AIT Takes On Google
The Global Keyword Registry, a flat-fee advertising bid platform, offers the benefits of pay-per-click (PPC) advertising without the problems associated with click fraud. Clarence Briggs, CEO at AIT, calls it "pay for position."
There are 10 paid keyword positions in the search query. Bids are locked in for 24 hours. For example, the keyword "news" cost $2 for the No. 1 position. Regardless of the number of times the keyword "news" serves up and gets clicked on in the 24-hour period, the company that bid on the keyword only pays $2. The number of times someone clicks on the ad doesn't matter, Briggs says. "It will not change the cost to the advertiser."
Traffic determines the bid price. High-traffic sites will eventually need to bid higher, because more people will find the associated keywords more valuable. Ads are approved and posted within an hour.
Briggs wants to take the Web hosting and domain registration company into search, advertising and social media with a variety of products. Aside from the paid search advertising service, AIT offers a private-label search engine, and the advertising module Ad Parity that allows publishers to set up ad units on their Web site, cut out the middleman and serve up text, video and banner ads.
"We're taking all the secret sauce out of the search business, and gee, I hope it doesn't hurt you guys, but the secret sauce stuff is really getting old," Briggs says. "For a technology company like us, which has been in the hosting business since 1995, it got to the point where we just wanted to build our own search engine and ad platform."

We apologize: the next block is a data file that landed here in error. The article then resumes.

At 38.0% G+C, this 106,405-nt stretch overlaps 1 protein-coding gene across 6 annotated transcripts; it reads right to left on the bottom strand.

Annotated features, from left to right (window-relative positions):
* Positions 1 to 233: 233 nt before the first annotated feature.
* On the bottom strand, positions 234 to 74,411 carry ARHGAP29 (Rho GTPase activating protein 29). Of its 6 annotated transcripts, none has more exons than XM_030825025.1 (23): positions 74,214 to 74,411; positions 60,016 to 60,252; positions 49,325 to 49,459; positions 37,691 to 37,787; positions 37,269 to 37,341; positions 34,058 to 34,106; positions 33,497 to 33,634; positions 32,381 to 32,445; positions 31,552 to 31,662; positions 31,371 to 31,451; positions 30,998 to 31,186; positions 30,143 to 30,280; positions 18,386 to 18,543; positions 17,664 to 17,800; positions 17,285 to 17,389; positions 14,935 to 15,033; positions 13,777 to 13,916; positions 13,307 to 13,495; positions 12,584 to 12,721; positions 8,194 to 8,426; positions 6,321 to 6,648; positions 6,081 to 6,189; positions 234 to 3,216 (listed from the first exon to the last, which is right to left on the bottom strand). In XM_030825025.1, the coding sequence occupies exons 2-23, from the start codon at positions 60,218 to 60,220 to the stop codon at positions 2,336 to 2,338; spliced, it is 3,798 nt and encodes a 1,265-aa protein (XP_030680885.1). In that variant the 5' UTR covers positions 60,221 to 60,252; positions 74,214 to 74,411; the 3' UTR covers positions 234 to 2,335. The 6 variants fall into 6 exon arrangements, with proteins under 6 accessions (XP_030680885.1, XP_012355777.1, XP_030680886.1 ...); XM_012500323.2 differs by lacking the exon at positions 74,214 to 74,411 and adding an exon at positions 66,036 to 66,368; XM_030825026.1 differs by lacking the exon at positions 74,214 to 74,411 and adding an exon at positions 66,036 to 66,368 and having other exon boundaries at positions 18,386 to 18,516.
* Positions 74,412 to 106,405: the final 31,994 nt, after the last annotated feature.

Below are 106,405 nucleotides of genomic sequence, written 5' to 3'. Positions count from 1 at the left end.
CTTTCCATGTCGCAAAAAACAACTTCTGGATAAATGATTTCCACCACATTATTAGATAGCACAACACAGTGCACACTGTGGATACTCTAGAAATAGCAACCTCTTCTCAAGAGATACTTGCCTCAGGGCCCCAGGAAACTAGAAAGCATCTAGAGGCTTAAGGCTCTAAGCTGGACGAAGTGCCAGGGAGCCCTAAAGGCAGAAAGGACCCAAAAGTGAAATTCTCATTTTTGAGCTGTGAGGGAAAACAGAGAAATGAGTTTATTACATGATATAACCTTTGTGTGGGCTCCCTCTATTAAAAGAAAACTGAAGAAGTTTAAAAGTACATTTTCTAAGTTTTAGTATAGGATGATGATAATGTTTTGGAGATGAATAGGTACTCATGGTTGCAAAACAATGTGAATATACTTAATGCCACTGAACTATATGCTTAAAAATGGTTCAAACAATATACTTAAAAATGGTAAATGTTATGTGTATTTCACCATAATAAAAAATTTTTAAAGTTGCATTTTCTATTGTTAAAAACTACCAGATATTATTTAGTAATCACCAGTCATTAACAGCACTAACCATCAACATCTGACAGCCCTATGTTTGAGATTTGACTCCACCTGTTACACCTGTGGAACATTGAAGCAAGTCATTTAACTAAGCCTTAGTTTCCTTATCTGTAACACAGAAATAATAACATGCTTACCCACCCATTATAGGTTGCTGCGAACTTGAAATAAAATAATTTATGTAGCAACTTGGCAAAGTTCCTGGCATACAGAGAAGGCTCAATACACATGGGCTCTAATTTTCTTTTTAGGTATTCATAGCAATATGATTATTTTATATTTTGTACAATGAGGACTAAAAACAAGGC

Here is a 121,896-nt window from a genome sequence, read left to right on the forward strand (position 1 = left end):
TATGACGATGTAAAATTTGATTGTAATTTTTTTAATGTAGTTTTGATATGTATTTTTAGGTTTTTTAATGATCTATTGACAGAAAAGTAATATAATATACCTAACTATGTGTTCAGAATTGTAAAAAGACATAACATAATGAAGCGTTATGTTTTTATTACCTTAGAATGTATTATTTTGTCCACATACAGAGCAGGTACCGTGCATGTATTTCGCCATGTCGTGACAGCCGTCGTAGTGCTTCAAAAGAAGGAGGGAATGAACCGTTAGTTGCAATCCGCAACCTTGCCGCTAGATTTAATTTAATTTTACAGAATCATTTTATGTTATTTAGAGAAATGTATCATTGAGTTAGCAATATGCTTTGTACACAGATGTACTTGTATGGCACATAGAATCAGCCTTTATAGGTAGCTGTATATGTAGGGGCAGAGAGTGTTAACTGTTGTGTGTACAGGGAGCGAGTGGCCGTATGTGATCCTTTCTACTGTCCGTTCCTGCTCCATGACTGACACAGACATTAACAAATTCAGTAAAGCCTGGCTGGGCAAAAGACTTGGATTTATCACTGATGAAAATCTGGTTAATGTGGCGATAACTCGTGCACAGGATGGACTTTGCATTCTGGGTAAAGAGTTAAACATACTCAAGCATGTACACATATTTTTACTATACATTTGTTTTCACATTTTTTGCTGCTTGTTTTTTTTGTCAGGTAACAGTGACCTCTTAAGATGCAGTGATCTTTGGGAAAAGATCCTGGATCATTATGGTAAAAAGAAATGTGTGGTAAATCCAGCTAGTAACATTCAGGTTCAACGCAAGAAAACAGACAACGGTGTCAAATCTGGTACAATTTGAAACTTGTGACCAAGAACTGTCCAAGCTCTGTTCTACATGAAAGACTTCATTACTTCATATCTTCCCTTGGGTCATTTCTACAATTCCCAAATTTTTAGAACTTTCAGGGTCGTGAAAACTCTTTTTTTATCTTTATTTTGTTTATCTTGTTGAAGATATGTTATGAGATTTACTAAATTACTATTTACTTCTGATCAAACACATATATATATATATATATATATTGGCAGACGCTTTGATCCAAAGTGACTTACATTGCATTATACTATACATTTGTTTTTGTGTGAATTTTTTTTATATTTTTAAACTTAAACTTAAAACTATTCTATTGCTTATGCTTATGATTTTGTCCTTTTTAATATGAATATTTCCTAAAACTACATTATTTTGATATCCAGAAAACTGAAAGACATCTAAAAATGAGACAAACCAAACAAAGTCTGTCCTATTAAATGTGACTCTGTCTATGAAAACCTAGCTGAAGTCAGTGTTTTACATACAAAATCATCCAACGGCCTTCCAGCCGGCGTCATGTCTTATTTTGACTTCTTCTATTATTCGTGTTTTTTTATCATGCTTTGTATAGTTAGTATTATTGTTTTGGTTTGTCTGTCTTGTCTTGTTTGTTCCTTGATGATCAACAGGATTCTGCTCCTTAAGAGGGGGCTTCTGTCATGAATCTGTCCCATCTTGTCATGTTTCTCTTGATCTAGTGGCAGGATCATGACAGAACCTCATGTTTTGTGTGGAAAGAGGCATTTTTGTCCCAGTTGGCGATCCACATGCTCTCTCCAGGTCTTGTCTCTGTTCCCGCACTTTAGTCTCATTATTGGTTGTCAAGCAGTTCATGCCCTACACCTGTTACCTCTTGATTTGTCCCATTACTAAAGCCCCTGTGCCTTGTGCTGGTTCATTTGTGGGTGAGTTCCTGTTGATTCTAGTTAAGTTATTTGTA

After AIT filed a class action lawsuit accusing Google in 2005 of click fraud, the Fayetteville, NC company built the search engine, tybit.com, which now gets between 60 million and 70 million searches monthly. The site has nine major partners and more than 1,000 affiliates. The engine relies on a "decentralized Web crawler that uses grid computing to index the Web," Briggs says. The site also pulls searches from other engines through APIs.
AIT also offers a widget for desktop computers. Downloading the widget, which Briggs calls a mini search engine, lets people customize searches based on preferences and geographical area. Each query teaches the widget search preferences.
Think behavioral targeting, where the consumer controls the data. Rather than someone in a data center collecting and storing information in a server on each search, the data is stored in the desktop widget. The widget also integrates spyware and malware software from Panda, which will soon have a private-label search engine supported by AIT, according to Briggs.